We give great deference to a judge's decision to excuse a prospective juror for cause during empanelment, because a judge who has spoken directly with the juror is better positioned than we are to evaluate the juror's credibility and impartiality. See Commonwealth v. Dupont, 75 Mass. App. Ct. 605 , 607-608 (2009). We review the decision for abuse of discretion. See Commonwealth v. Seabrooks, 433 Mass. 439 , 442-443 (2001); Commonwealth v. Ascolillo, 405 Mass. 456 , 460-461 (1989). We conclude that the judge did not abuse his discretion in excusing this juror. The judge properly recognized that a "healthy skepticism" of the ability of experts to predict future sexual recidivism did not justify excusing the juror for cause. He rested his decision on his informed judgment that the prospective juror had decided to reject the opinions of the Commonwealth's expert witnesses before hearing their testimony and therefore could not be a fair and impartial juror.
3. Admissibility of rumors that the defendant had sexually assaulted another inmate. Before trial, the defendant filed a motion in limine to exclude references to false rumors circulating within the prison suggesting that he sexually assaulted another inmate. The defendant had reported the rumors in correspondence to the department because he wanted to remain in protective custody and had challenged the disciplinary reports he received for refusing an order to return to the general prison population. The judge reserved his decision on the motion until trial.
During the cross-examination of one of the qualified examiners, Dr. Michael Murphy, defense counsel asked whether the defendant's disciplinary reports could fairly be characterized as "technical or minor in nature." Dr. Murphy stated that the disciplinary reports primarily involved the defendant's refusal to "go into population settings that he was ordered to go into." Defense counsel asked if the records showed that the defendant had complained that he feared for his safety in prison. Dr. Murphy replied in the affirmative and stated that the defendant had
cited reasons why "he felt that he was in more danger in the general population of assault by other inmates, so he refused to go into the population resulting in a disciplinary report . . . ." At a subsequent sidebar, the prosecutor argued that this exchange had "opened the door" for her to inquire into the basis of the defendant's fear and solicit evidence regarding the prison rumors that he had raped another inmate. Over the defendant's objection, the judge agreed, finding that G. L. c. 123A, § 14 (c), which allows the admission of prison "incident reports," required the admission of testimony about the rumor. On redirect examination, the prosecutor elicited from Dr. Murphy that the defendant in correspondence stated he believed he had been targeted for assault by other inmates because "he had been accused . . . within the inmate population of having sexually assaulted another inmate."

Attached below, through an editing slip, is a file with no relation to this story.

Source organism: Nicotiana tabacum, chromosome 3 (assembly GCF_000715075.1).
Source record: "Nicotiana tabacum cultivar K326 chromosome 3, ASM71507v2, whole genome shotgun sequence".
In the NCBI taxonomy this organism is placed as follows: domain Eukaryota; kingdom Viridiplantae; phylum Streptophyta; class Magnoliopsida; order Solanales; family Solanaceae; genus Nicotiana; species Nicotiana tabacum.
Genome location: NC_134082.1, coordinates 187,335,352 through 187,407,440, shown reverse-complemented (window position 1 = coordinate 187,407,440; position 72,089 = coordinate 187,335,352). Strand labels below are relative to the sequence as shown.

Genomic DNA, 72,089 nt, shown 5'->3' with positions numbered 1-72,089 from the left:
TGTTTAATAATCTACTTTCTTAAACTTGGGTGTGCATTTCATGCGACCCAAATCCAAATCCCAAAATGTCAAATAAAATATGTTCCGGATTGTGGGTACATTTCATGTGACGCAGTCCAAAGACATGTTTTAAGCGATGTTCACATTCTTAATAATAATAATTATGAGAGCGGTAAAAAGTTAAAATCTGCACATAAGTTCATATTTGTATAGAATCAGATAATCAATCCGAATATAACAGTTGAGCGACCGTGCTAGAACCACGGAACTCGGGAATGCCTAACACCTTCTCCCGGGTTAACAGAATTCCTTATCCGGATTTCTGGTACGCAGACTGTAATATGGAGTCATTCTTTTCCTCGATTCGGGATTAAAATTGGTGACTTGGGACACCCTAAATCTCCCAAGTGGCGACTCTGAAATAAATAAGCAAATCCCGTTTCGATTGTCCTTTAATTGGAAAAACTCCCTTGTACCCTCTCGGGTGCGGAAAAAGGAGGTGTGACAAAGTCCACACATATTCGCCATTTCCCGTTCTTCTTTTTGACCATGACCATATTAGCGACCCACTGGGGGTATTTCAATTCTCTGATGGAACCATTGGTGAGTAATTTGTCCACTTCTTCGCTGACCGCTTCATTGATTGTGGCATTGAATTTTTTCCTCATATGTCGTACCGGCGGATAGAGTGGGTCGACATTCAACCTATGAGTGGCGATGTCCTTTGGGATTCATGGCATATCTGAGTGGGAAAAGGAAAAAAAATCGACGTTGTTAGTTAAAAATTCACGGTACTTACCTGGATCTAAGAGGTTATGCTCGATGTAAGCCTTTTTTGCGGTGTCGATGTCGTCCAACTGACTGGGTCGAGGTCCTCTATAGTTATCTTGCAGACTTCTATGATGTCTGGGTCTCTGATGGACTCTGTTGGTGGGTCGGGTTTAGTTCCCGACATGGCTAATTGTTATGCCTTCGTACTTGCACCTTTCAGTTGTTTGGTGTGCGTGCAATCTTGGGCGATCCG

The defendant claims that the judge abused his discretion in admitting in evidence this unsubstantiated rumor. We agree. The judge recognized that the only reference to a rumor that the defendant had raped another inmate came from the defendant; there was no report of a rape from any other source and no suggestion that the prison had investigated the allegation or made a determination as to the truth of the allegation. But the judge appeared to believe that he was bound by our decision in Commonwealth v. Markvart, 437 Mass. 331 (2002), to admit evidence of these rumors because they were mentioned in prison incident reports that are admissible in evidence in SDP civil commitment proceedings under G. L. c. 123A, § 14 (c). [Note 11] We conclude that the disclosure of these rumors was not contained in an incident report and is not admissible in evidence.
An "incident report" is not defined in G. L. c. 123A or the department's regulations, but we can discern its meaning from the term itself, the context in which it is used in the department's policies, and our case law. An "incident" is "a definite and separate occurrence; an event." American Heritage Dictionary 886 (4th ed. 2006). A "report" is "[a]n account presented usually *823 in detail." Id. at 1480. Under the department's written policy, "[a]ll allegations and incidents of inmate on inmate . . . sexually abusive behavior shall immediately be reported by Department employees, contractors and volunteers to the shift commander verbally and followed up with a confidential incident report to the Superintendent before the end of his/her shift." 103 DOC § 519.03 (2011). From the dictionary definition of these words and their use in this department policy, it is plain that an incident report is a written report of an event or allegation prepared by a correction employee, contractor, or volunteer. We have also understood incident reports to be descriptions of specific events prepared by correction officers who investigated the events. In McHoul, petitioner, 445 Mass. 143 , 150 (2005), cert. denied, 547 U.S. 1114 (2006), we noted that incident reports "may contain the reporting officer's own observations," admissions by the person charged with the incident, "statements of other inmate witnesses, or information supplied by other correctional officers investigating the incident."
Here, the defendant's references to these rumors were contained in his own correspondence and appeals from disciplinary sanctions and classification determinations. They were not contained in any incident report written by correction officers, contractors, or volunteers. There was neither an incident nor a report. Because this information was not contained within an incident report or any other category of document that is admissible under G. L. c. 123A, § 14 (c), it could only be admissible under our common-law rules of evidence. See Commonwealth v. Markvart, supra at 335. Unsubstantiated rumors of rape that, as here, would be relevant only if offered for their truth are plainly not admissible under our rules of evidence. [Note 12] See Commonwealth